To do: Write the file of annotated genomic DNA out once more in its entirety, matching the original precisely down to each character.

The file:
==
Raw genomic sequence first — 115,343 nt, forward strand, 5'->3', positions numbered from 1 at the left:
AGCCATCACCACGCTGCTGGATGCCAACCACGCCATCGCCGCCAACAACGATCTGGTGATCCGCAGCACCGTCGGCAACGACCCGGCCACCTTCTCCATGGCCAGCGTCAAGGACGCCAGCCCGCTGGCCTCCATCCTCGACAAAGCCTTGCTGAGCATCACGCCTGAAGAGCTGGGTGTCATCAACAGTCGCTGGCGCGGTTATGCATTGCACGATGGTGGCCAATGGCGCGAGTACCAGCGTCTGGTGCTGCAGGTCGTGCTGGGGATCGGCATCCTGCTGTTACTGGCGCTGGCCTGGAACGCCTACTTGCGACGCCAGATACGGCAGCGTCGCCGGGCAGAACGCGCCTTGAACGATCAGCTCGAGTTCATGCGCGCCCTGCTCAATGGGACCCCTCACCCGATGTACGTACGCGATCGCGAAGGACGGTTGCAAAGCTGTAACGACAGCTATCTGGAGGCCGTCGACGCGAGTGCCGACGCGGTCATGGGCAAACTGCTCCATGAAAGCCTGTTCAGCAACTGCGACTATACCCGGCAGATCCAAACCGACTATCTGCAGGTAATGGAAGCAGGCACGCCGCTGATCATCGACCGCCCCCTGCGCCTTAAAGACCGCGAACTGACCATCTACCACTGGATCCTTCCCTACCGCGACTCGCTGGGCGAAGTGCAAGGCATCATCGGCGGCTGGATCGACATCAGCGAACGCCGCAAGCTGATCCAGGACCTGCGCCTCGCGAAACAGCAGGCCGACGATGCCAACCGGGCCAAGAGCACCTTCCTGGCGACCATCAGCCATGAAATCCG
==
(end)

Raw genomic sequence first — 115,343 nt, forward strand, 5'->3', positions numbered from 1 at the left:
AGCCATCACCACGCTGCTGGATGCCAACCACGCCATCGCCGCCAACAACGATCTGGTGATCCGCAGCACCGTCGGCAACGACCCGGCCACCTTCTCCATGGCCAGCGTCAAGGACGCCAGCCCGCTGGCCTCCATCCTCGACAAAGCCTTGCTGAGCATCACGCCTGAAGAGCTGGGTGTCATCAACAGTCGCTGGCGCGGTTATGCATTGCACGATGGTGGCCAATGGCGCGAGTACCAGCGTCTGGTGCTGCAGGTCGTGCTGGGGATCGGCATCCTGCTGTTACTGGCGCTGGCCTGGAACGCCTACTTGCGACGCCAGATACGGCAGCGTCGCCGGGCAGAACGCGCCTTGAACGATCAGCTCGAGTTCATGCGCGCCCTGCTCAATGGGACCCCTCACCCGATGTACGTACGCGATCGCGAAGGACGGTTGCAAAGCTGTAACGACAGCTATCTGGAGGCCGTCGACGCGAGTGCCGACGCGGTCATGGGCAAACTGCTCCATGAAAGCCTGTTCAGCAACTGCGACTATACCCGGCAGATCCAAACCGACTATCTGCAGGTAATGGAAGCAGGCACGCCGCTGATCATCGACCGCCCCCTGCGCCTTAAAGACCGCGAACTGACCATCTACCACTGGATCCTTCCCTACCGCGACTCGCTGGGCGAAGTGCAAGGCATCATCGGCGGCTGGATCGACATCAGCGAACGCCGCAAGCTGATCCAGGACCTGCGCCTCGCGAAACAGCAGGCCGACGATGCCAACCGGGCCAAGAGCACCTTCCTGGCGACCATCAGCCATGAAATCCG